The Margaret E. Poague House is a Greek Revival-style farmhouse of considerable architectural interest constructed in Rockbridge County circa 1847. The house was apparently built for Margaret E. Poague (1816–84), the widow of merchant John A. Poague. The two-story brick house, built into a bank so that it rises a full three stories on the rear, contains mantels and other features modeled on designs in architect Asher Benjamin’s The Practical House Carpenter (1830), most of exceptional quality. A second-floor room contains extensive 19th-century graining and marbling. The Poague family, originally from Ireland, is thought to have first arrived in Rockbridge County in the 1750s and acquired the land on which the Margaret E. Poague House stands in the early 19th century. James Poague, Margaret’s husband, began a mercantile firm, which he operated until his death in 1842. Margaret retained a life interest in the property and oversaw farming operations until her death in 1884. At that point, litigation among surviving family members resulted in the house being sold. The Margaret E. Poague House, later owned by the Reed and Moses families, has been rehabilitated.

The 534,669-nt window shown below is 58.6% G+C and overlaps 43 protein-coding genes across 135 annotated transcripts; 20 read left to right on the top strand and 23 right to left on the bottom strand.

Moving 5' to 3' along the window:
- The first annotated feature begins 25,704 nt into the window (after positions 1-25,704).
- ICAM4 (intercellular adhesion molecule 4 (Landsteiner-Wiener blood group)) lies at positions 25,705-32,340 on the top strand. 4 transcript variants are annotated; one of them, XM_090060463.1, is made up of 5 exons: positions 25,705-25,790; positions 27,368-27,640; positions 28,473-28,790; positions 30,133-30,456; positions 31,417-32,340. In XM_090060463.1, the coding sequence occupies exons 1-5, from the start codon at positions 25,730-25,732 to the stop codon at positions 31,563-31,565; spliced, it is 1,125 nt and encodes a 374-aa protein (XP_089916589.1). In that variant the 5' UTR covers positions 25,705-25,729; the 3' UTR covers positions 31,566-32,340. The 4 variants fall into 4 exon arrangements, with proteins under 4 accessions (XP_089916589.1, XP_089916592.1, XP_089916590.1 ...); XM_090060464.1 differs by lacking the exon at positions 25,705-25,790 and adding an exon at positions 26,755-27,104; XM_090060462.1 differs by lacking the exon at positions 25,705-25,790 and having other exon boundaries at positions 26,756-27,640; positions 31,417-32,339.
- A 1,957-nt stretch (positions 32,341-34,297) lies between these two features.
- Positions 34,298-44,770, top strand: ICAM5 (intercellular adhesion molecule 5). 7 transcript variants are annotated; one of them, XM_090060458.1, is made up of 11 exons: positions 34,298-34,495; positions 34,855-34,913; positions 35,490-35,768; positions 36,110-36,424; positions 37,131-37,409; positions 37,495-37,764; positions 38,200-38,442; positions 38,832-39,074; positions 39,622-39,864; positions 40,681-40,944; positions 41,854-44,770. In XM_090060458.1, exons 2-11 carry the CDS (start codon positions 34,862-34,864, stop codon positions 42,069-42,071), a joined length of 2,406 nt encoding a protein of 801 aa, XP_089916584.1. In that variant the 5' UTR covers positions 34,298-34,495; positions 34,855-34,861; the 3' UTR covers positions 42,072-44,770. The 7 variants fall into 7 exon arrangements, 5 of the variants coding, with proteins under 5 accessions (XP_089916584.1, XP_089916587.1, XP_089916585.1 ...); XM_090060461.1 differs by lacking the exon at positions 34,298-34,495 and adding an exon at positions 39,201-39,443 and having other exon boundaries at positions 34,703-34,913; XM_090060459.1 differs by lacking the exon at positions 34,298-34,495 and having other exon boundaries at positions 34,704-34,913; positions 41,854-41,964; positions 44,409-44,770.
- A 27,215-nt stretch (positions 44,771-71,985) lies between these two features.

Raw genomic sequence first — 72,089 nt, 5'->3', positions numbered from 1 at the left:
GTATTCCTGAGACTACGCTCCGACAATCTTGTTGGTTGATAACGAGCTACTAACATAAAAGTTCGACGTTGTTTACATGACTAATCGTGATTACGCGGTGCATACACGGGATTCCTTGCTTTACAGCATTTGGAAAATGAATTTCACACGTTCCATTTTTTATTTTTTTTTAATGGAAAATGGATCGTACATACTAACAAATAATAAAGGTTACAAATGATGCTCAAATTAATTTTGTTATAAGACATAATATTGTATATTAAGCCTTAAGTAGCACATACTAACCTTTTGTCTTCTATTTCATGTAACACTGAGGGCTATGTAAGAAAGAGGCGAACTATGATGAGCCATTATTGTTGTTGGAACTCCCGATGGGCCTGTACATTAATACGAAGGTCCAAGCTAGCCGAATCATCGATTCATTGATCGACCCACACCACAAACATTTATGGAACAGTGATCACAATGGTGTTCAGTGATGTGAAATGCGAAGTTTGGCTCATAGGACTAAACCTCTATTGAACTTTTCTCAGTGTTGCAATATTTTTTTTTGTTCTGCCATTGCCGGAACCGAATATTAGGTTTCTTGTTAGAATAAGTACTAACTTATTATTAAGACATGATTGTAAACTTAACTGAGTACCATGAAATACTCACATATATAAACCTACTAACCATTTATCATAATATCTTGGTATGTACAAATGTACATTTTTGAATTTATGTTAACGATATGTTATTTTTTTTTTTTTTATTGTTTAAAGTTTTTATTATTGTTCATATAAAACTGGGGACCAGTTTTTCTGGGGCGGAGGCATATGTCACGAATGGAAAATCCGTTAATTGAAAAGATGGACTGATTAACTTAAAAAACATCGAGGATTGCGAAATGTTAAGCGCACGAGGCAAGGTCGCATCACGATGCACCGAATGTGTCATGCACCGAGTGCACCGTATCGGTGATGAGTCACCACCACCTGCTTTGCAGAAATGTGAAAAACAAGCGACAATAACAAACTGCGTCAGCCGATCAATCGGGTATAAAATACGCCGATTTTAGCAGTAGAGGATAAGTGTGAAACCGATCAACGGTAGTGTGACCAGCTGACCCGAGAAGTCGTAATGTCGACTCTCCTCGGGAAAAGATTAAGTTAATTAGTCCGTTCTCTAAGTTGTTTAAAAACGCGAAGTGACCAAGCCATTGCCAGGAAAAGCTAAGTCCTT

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VLR: Virginia Landmarks Register
NPS: National Park Service
NRHP: National Register of Historic Places
NHL: National Historic Landmark